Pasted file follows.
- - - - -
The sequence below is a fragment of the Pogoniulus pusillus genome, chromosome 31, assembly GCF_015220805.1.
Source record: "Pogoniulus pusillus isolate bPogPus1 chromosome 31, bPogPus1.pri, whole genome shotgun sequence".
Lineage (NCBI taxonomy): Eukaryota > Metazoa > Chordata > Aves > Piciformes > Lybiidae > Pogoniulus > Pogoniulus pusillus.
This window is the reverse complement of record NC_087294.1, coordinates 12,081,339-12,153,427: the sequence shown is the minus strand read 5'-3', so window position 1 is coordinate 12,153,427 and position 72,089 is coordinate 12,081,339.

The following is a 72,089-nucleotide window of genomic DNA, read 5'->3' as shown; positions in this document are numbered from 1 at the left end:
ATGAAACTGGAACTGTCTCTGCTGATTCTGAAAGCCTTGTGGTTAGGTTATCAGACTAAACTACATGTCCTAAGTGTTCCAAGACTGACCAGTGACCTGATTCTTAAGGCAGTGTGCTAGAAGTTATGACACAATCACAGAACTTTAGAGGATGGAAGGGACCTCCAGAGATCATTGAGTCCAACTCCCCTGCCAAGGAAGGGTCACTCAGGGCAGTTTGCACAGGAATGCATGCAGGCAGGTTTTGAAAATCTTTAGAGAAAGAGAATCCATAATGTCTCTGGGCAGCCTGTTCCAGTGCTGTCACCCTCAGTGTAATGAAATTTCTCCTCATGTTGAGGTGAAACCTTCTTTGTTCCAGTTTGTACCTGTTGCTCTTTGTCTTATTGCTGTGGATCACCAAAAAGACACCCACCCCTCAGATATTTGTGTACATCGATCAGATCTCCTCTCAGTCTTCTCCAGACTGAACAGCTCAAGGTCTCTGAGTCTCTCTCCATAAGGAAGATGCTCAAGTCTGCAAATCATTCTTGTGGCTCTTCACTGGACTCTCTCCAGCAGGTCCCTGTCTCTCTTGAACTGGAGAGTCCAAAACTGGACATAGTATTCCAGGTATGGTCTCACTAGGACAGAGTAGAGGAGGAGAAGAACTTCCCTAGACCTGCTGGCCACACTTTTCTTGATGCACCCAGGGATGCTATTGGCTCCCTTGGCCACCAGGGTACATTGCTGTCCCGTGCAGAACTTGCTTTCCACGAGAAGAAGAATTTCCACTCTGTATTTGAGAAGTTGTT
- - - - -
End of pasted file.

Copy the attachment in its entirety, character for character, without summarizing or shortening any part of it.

The sequence below is a fragment of the Pogoniulus pusillus genome, chromosome 31, assembly GCF_015220805.1.
Source record: "Pogoniulus pusillus isolate bPogPus1 chromosome 31, bPogPus1.pri, whole genome shotgun sequence".
Lineage (NCBI taxonomy): Eukaryota > Metazoa > Chordata > Aves > Piciformes > Lybiidae > Pogoniulus > Pogoniulus pusillus.
This window is the reverse complement of record NC_087294.1, coordinates 12,081,339-12,153,427: the sequence shown is the minus strand read 5'-3', so window position 1 is coordinate 12,153,427 and position 72,089 is coordinate 12,081,339.

The following is a 72,089-nucleotide window of genomic DNA, read 5'->3' as shown; positions in this document are numbered from 1 at the left end:
ATGAAACTGGAACTGTCTCTGCTGATTCTGAAAGCCTTGTGGTTAGGTTATCAGACTAAACTACATGTCCTAAGTGTTCCAAGACTGACCAGTGACCTGATTCTTAAGGCAGTGTGCTAGAAGTTATGACACAATCACAGAACTTTAGAGGATGGAAGGGACCTCCAGAGATCATTGAGTCCAACTCCCCTGCCAAGGAAGGGTCACTCAGGGCAGTTTGCACAGGAATGCATGCAGGCAGGTTTTGAAAATCTTTAGAGAAAGAGAATCCATAATGTCTCTGGGCAGCCTGTTCCAGTGCTGTCACCCTCAGTGTAATGAAATTTCTCCTCATGTTGAGGTGAAACCTTCTTTGTTCCAGTTTGTACCTGTTGCTCTTTGTCTTATTGCTGTGGATCACCAAAAAGACACCCACCCCTCAGATATTTGTGTACATCGATCAGATCTCCTCTCAGTCTTCTCCAGACTGAACAGCTCAAGGTCTCTGAGTCTCTCTCCATAAGGAAGATGCTCAAGTCTGCAAATCATTCTTGTGGCTCTTCACTGGACTCTCTCCAGCAGGTCCCTGTCTCTCTTGAACTGGAGAGTCCAAAACTGGACATAGTATTCCAGGTATGGTCTCACTAGGACAGAGTAGAGGAGGAGAAGAACTTCCCTAGACCTGCTGGCCACACTTTTCTTGATGCACCCAGGGATGCTATTGGCTCCCTTGGCCACCAGGGTACATTGCTGTCCCGTGCAGAACTTGCTTTCCACGAGAAGAAGAATTTCCACTCTGTATTTGAGAAGTTGTT